Tuesday, April 15, 2014

Atkinson, Jagroo, Matthews score 100s; Levy takes five in BCA 40-over


Wycliff Atkinson, Jagnauth Jagroo, and Donovan Matthews scored centuries while Mark Levy registered his second five-wicket haul as the Bahamas Cricket Association (BCA) 40-over league continued last weekend at the Haynes Oval on Bay Street. Atkinson’s 113 could not prevent Western going down by seven wickets to Pacesetters, for whom Matthews made 111 and Levy claimed five for 32. Meanwhile Jagroo’s 101, his second ton of the competition, led St. Agnes to a massive 221-run win over St. George.
Bhumeshwar Jagroo during his unbeaten 57

On Sunday, Jagroo led the way in St. Agnes’ 321 for seven in 35 overs. He was supported by his brother Bhumeshwar Jagroo, who scored an unbeaten 57; Derron Cadogan who made 50; and John Dolphin who contributed 43. Orlando Stewart was the most successful bowler for St. George with three for 70, while Mario Ford claimed two for 47. St. George could only muster 100 in 20.4 overs when they replied. Ford hit 31 while Turan Brown claimed four for six, and Dolphin four for 16. 

Saturday’s game saw Western falling for 202 in 30.1 overs despite Atkinson’s innings. His only support came from O. Clarke who made 31 as Levy ran through the middle order after Lee Melville, who claimed two for 37, struck twice in the opening over. In reply, Pacesetters cruised to 204 for three in 22 overs with Matthews leading the way, while Renford Davson and Jonathon Barry supported with 34 and 31 not out respectively. 

The weekend’s results mean Pacesetters is now the only unbeaten team in the league which continues on April 26 after a break for a two-day game over the Easter weekend. The two-day came will see players using a red ball and white clothing, and play starting at 10:30 a.m. on Saturday.

Tuesday, April 8, 2014

Batsmen continue to dominate BCA 40-over league


Batsmen continued to dominate the Bahamas Cricket Association’s 40-over league, recording two centuries and seven half-centuries in the latest three matches. Reaching triple figures were Western’s Gregory Irving, who hit 104 against Police; and Pacesetter’s Jonathon Barry whose unbeaten 103 against St. Alban was his second ton of the tournament. Scoring half-centuries were Western’s Dwight Weakley, Hamilton Gilliard, Whycliff Atkinson and L. Liston; St. Agnes’ Earl Thomas; Police’s Gregory Taylor Jr.; and Mark Levi of Pacesetters.

Police's Greg Taylor Jr. plays through the off-side
Levi also returned the best bowling figures over the two weekends, claiming five wickets for five runs from three overs in Pacesetters’ 204-run demolition of St. Alban. The next best figures recorded were those of Western’s George Haye who claimed four for 19 as his team thrashed Police by 180 runs.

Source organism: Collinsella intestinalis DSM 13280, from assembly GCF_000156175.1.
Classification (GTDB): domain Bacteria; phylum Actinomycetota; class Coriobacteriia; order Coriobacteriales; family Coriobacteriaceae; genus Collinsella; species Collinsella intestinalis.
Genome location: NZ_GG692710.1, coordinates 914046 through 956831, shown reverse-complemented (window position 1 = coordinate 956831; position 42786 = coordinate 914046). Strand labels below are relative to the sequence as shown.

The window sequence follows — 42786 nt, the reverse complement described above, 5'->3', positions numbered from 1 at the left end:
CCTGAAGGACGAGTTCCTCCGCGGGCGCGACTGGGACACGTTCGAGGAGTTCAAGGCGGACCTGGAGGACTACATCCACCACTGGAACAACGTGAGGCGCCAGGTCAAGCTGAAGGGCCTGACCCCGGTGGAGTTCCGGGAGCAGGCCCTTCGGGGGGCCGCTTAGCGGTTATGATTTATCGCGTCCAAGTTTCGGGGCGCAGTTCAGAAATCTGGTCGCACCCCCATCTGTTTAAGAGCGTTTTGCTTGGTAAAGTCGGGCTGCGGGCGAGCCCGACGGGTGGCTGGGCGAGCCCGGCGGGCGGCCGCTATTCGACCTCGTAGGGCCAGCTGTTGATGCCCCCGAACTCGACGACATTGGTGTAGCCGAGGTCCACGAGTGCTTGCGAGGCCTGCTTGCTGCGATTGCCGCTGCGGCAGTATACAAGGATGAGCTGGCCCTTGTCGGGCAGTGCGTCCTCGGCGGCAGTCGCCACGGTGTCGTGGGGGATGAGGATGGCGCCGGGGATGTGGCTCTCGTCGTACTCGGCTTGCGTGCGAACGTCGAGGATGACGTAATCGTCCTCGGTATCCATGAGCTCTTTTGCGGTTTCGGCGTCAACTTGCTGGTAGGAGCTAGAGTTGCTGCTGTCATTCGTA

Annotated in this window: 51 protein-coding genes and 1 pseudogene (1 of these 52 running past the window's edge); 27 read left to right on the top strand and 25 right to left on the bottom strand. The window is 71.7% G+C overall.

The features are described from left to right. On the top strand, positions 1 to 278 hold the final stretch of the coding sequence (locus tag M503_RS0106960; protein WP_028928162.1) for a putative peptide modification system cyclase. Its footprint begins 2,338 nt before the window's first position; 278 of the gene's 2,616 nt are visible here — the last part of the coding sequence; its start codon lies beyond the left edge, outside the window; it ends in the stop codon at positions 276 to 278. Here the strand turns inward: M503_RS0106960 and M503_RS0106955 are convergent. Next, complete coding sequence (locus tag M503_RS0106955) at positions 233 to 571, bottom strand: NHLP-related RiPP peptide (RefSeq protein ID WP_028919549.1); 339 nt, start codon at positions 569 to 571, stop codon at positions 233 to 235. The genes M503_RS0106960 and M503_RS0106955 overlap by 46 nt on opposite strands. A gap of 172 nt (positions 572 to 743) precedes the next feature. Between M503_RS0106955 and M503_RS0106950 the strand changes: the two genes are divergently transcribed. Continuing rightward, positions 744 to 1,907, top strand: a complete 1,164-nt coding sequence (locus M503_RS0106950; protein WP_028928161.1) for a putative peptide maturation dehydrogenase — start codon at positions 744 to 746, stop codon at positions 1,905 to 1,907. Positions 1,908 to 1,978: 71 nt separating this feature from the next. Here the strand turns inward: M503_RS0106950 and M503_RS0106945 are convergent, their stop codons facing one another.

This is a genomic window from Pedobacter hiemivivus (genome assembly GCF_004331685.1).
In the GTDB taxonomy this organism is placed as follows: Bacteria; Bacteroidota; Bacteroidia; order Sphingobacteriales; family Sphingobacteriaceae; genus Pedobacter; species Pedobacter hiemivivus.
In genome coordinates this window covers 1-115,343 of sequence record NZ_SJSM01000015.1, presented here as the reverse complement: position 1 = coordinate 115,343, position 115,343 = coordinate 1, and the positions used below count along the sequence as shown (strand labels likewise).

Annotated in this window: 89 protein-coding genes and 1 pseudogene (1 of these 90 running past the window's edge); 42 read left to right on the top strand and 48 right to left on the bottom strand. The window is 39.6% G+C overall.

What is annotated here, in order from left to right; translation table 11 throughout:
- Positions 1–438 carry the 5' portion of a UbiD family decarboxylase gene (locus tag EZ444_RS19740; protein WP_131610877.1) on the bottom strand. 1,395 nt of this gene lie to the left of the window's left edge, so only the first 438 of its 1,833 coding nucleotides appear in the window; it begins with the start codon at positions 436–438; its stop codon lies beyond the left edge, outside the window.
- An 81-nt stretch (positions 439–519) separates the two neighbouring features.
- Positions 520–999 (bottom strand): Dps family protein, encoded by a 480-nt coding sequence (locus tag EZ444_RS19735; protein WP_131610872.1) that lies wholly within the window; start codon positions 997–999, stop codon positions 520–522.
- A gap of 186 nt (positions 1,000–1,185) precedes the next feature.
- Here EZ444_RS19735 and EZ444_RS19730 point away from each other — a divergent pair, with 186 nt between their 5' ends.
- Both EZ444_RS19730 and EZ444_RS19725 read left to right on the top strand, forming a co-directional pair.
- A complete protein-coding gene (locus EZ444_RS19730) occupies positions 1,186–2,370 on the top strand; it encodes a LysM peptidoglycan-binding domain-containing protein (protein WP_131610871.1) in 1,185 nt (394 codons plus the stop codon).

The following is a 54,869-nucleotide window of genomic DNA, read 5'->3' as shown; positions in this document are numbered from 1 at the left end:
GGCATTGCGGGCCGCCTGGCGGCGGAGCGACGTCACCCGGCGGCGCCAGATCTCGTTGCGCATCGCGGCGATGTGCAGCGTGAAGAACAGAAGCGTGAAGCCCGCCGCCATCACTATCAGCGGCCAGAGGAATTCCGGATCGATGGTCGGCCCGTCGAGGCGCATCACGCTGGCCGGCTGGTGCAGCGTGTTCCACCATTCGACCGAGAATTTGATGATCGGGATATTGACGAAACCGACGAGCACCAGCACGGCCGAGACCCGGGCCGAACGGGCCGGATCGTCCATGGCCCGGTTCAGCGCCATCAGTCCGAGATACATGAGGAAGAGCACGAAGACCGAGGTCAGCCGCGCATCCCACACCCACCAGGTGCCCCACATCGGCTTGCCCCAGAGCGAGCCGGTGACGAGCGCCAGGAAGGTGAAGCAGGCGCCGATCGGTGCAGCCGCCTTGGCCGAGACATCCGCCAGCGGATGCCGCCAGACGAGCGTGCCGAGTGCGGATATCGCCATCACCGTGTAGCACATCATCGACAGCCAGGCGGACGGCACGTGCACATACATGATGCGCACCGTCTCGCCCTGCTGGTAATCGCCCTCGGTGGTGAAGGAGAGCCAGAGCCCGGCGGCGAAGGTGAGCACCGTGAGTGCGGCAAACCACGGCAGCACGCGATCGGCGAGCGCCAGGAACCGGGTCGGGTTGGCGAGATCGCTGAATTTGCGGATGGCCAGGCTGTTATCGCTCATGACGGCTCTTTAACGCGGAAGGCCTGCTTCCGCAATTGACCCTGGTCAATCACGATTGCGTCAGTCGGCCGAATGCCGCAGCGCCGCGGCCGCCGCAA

On April 6, Barry’s unbeaten ton and Levy’s 56 propelled Medical Pavilion Pacesetters to 300 for four in their allotted 40 overs. Jeremy Jesubatham and Kevin Surujlall both contributed 34, before off-spinner Levy wreaked havoc on the St. Alban’s batting line-up which could only muster 96 in 18.2 overs. Jesubatham and Surujlall also performed well with the ball; taking two for 15 and two for 38 respectively. Andre Dos Ramos was the only St. Alban’s batsman to put up any resistance. He made 44. 

The previous day Western amassed 339 in 31.3 overs, with Irving’s 104 being supported by Atkinson’s 68, Liston’s 53 and 30 from O. Clarke. Kevin McInniss claimed three for 42 and Jamal Rolle three for 80. In Police’s reply of 159 in 24.1 overs, Gregory Taylor Jr. hit 58 in the face of Haye’s four-wicket haul and Atkinson’s two for 41. 

March 30 produced the closest game of the competition to date, with Western squeezing out a two-run win over St. Agnes. On the back of Weakley’s unbeaten 72, Gilliard’s 58 and 39 from Irving, Western reached 250 for six in the allotted 35 overs. John Dolphin, Jagnauth Jagroo and Turan Brown claimed two wickets each for 19, 37 and 51 runs respectively. In reply, St. Agnes looked a beaten side with the score at 166 for eight, however Thomas had other plans. He added 82 in 11 overs for the ninth wicket with Bhumeshwar Jagroo to carry this team to the brink of victory. In the end they could not complete the task when Jagroo was dismissed off the last delivery of the final over, leaving Thomas unbeaten on 75. Dolphin also contributed 46 earlier in the innings while Andrew Nash claimed three for 47 and Irving two for 52.

Monday, March 24, 2014

Batsmen dominate opening matches of BCA 40-over